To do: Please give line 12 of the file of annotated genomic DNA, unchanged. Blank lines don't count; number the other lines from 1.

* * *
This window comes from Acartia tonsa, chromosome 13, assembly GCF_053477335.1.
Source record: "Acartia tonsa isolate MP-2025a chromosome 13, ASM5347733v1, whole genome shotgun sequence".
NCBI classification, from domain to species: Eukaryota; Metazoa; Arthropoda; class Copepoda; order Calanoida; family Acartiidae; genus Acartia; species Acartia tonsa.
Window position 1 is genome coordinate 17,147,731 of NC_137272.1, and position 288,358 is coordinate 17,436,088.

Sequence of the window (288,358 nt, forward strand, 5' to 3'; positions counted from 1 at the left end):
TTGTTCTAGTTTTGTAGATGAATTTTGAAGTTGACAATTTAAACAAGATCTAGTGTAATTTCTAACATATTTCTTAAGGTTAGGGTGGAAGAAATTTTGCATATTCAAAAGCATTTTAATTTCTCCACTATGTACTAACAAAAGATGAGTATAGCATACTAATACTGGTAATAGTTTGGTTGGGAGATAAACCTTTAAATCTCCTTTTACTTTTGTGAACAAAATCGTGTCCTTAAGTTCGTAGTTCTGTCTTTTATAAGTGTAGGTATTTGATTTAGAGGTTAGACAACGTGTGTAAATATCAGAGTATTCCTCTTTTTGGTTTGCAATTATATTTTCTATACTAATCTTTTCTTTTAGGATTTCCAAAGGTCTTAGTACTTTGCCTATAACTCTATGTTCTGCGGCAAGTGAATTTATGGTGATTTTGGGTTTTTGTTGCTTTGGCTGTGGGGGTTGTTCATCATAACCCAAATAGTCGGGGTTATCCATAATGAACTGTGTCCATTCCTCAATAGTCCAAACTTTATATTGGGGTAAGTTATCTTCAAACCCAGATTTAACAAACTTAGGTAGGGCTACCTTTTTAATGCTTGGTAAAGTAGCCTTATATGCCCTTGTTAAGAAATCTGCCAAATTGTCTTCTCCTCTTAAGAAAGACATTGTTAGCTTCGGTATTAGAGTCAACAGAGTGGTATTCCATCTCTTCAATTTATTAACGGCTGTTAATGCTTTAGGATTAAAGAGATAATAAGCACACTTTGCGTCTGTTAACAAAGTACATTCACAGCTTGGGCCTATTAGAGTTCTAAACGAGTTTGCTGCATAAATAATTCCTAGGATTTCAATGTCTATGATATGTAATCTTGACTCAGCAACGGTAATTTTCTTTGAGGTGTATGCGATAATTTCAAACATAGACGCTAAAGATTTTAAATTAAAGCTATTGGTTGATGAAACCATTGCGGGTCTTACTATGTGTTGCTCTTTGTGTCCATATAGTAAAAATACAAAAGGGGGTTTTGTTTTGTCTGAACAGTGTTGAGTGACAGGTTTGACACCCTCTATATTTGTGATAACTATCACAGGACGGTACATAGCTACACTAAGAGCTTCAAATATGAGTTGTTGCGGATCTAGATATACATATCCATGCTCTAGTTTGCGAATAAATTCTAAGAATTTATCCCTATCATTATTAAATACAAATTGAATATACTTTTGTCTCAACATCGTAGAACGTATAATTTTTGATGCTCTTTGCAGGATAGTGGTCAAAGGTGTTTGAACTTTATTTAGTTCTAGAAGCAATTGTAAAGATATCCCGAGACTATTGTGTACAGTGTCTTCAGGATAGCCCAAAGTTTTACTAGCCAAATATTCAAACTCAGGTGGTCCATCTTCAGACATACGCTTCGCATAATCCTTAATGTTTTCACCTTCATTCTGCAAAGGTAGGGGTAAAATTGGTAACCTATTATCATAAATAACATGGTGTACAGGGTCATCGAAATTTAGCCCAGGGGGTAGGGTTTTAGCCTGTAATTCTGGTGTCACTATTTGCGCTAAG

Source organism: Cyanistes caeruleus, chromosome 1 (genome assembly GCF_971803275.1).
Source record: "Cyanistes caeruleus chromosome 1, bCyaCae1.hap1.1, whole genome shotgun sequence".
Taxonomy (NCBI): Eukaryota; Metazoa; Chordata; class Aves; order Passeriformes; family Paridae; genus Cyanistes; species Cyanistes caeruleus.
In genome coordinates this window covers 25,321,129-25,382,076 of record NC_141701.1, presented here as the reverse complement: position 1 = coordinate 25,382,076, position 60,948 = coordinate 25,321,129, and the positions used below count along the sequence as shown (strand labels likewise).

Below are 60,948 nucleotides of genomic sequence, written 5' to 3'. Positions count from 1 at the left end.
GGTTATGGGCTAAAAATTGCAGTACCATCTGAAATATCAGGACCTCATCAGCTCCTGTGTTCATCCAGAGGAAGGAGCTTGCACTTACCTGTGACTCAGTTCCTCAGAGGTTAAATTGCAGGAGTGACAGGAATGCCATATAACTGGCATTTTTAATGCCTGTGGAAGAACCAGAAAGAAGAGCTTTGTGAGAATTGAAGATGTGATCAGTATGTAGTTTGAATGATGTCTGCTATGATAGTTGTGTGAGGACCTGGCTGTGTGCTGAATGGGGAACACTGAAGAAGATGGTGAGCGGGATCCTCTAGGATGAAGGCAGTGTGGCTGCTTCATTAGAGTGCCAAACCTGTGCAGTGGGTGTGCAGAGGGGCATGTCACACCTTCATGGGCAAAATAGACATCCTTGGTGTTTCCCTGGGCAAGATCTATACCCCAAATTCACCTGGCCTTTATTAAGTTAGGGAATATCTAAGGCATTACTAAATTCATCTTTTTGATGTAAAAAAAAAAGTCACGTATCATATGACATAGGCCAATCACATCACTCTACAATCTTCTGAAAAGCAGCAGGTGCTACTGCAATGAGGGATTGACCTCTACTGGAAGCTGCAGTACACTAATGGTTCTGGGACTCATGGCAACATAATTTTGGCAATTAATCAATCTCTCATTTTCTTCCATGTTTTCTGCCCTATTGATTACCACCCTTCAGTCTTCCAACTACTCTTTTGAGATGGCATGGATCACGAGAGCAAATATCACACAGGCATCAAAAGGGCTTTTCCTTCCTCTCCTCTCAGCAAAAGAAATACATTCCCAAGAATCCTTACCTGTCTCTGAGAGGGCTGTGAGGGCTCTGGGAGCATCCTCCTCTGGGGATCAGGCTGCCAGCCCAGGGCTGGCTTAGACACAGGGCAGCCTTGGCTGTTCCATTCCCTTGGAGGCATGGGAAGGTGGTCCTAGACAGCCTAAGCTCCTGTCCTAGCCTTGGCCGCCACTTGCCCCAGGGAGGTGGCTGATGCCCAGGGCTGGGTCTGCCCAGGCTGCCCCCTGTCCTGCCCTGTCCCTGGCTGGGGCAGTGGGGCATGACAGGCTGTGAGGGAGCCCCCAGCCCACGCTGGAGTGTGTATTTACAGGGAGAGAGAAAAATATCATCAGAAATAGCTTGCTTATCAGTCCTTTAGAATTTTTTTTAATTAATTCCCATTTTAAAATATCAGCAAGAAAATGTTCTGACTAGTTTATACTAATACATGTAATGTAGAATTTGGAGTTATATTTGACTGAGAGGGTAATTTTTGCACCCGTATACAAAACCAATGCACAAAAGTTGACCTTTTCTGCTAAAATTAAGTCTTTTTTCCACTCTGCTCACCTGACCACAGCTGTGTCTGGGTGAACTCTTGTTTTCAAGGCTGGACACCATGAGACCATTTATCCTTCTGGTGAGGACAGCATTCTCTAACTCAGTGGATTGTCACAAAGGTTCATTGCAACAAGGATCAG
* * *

GGTTATGGGCTAAAAATTGCAGTACCATCTGAAATATCAGGACCTCATCAGCTCCTGTGTTCATCCAGAGGAAGGAGCTTGCACTTACCTGTGACTCAGTTCCTCAGAGGTTAAATTGCAGGAGTGACAGGAATGCCATATAACTGGCATTTTTAATGCCTGTGGAAGAACCAGAAAGAAGAGCTTTGTGAGAATTGAAGATGTGATCAGTATGTAGTTTGAATGATGTCTGCTATGATAGTTGTGTGAGGACCTGGCTGTGTGCTGAATGGGGAACACTGAAGAAGATGGTGAGCGGGATCCTCTAGGATGAAGGCAGTGTGGCTGCTTCATTAGAGTGCCAAACCTGTGCAGTGGGTGTGCAGAGGGGCATGTCACACCTTCATGGGCAAAATAGACATCCTTGGTGTTTCCCTGGGCAAGATCTATACCCCAAATTCACCTGGCCTTTATTAAGTTAGGGAATATCTAAGGCATTACTAAATTCATCTTTTTGATGTAAAAAAAAAAGTCACGTATCATATGACATAGGCCAATCACATCACTCTACAATCTTCTGAAAAGCAGCAGGTGCTACTGCAATGAGGGATTGACCTCTACTGGAAGCTGCAGTACACTAATGGTTCTGGGACTCATGGCAACATAATTTTGGCAATTAATCAATCTCTCATTTTCTTCCATGTTTTCTGCCCTATTGATTACCACCCTTCAGTCTTCCAACTACTCTTTTGAGATGGCATGGATCACGAGAGCAAATATCACACAGGCATCAAAAGGGCTTTTCCTTCCTCTCCTCTCAGCAAAAGAAATACATTCCCAAGAATCCTTACCTGTCTCTGAGAGGGCTGTGAGGGCTCTGGGAGCATCCTCCTCTGGGGATCAGGCTGCCAGCCCAGGGCTGGCTTAGACACAGGGCAGCCTTGGCTGTTCCATTCCCTTGGAGGCATGGGAAGGTGGTCCTAGACAGCCTAAGCTCCTGTCCTAGCCTTGGCCGCCACTTGCCCCAGGGAGGTGGCTGATGCCCAGGGCTGGGTCTGCCCAGGCTGCCCCCTGTCCTGCCCTGTCCCTGGCTGGGGCAGTGGGGCATGACAGGCTGTGAGGGAGCCCCCAGCCCACGCTGGAGTGTGTATTTACAGGGAGAGAGAAAAATATCATCAGAAATAGCTTGCTTATCAGTCCTTTAGAATTTTTTTTAATTAATTCCCATTTTAAAATATCAGCAAGAAAATGTTCTGACTAGTTTATACTAATACATGTAATGTAGAATTTGGAGTTATATTTGACTGAGAGGGTAATTTTTGCACCCGTATACAAAACCAATGCACAAAAGTTGACCTTTTCTGCTAAAATTAAGTCTTTTTTCCACTCTGCTCACCTGACCACAGCTGTGTCTGGGTGAACTCTTGTTTTCAAGGCTGGACACCATGAGACCATTTATCCTTCTGGTGAGGACAGCATTCTCTAACTCAGTGGATTGTCACAAAGGTTCATTGCAACAAGGATCAG